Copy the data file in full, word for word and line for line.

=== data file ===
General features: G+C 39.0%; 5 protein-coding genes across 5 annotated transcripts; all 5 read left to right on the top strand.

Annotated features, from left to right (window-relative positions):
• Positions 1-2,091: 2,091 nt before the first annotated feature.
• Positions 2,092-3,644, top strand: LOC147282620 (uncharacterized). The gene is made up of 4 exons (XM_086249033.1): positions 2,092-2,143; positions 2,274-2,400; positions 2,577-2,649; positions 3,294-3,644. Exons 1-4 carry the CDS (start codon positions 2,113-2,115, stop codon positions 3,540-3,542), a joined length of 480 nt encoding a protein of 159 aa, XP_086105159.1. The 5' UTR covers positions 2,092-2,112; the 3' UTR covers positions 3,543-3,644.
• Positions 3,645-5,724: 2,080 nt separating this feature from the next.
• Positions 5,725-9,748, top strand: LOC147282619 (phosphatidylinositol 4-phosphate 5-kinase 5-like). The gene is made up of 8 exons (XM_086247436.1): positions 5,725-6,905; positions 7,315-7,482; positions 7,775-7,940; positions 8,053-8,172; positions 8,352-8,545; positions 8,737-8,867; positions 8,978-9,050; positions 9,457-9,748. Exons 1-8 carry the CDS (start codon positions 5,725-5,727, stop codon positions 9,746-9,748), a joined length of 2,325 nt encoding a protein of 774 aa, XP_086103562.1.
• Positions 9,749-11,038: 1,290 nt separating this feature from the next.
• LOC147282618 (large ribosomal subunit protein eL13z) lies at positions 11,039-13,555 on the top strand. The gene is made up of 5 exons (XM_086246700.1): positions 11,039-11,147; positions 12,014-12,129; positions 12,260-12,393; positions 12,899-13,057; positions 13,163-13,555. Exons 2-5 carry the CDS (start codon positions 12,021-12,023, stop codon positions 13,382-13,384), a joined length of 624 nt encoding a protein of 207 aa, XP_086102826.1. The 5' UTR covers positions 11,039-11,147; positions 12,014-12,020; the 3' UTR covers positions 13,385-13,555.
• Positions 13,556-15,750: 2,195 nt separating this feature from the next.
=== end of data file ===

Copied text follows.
General features: G+C 39.0%; 5 protein-coding genes across 5 annotated transcripts; all 5 read left to right on the top strand.

Annotated features, from left to right (window-relative positions):
• Positions 1-2,091: 2,091 nt before the first annotated feature.
• Positions 2,092-3,644, top strand: LOC147282620 (uncharacterized). The gene is made up of 4 exons (XM_086249033.1): positions 2,092-2,143; positions 2,274-2,400; positions 2,577-2,649; positions 3,294-3,644. Exons 1-4 carry the CDS (start codon positions 2,113-2,115, stop codon positions 3,540-3,542), a joined length of 480 nt encoding a protein of 159 aa, XP_086105159.1. The 5' UTR covers positions 2,092-2,112; the 3' UTR covers positions 3,543-3,644.
• Positions 3,645-5,724: 2,080 nt separating this feature from the next.
• Positions 5,725-9,748, top strand: LOC147282619 (phosphatidylinositol 4-phosphate 5-kinase 5-like). The gene is made up of 8 exons (XM_086247436.1): positions 5,725-6,905; positions 7,315-7,482; positions 7,775-7,940; positions 8,053-8,172; positions 8,352-8,545; positions 8,737-8,867; positions 8,978-9,050; positions 9,457-9,748. Exons 1-8 carry the CDS (start codon positions 5,725-5,727, stop codon positions 9,746-9,748), a joined length of 2,325 nt encoding a protein of 774 aa, XP_086103562.1.
• Positions 9,749-11,038: 1,290 nt separating this feature from the next.
• LOC147282618 (large ribosomal subunit protein eL13z) lies at positions 11,039-13,555 on the top strand. The gene is made up of 5 exons (XM_086246700.1): positions 11,039-11,147; positions 12,014-12,129; positions 12,260-12,393; positions 12,899-13,057; positions 13,163-13,555. Exons 2-5 carry the CDS (start codon positions 12,021-12,023, stop codon positions 13,382-13,384), a joined length of 624 nt encoding a protein of 207 aa, XP_086102826.1. The 5' UTR covers positions 11,039-11,147; positions 12,014-12,020; the 3' UTR covers positions 13,385-13,555.
• Positions 13,556-15,750: 2,195 nt separating this feature from the next.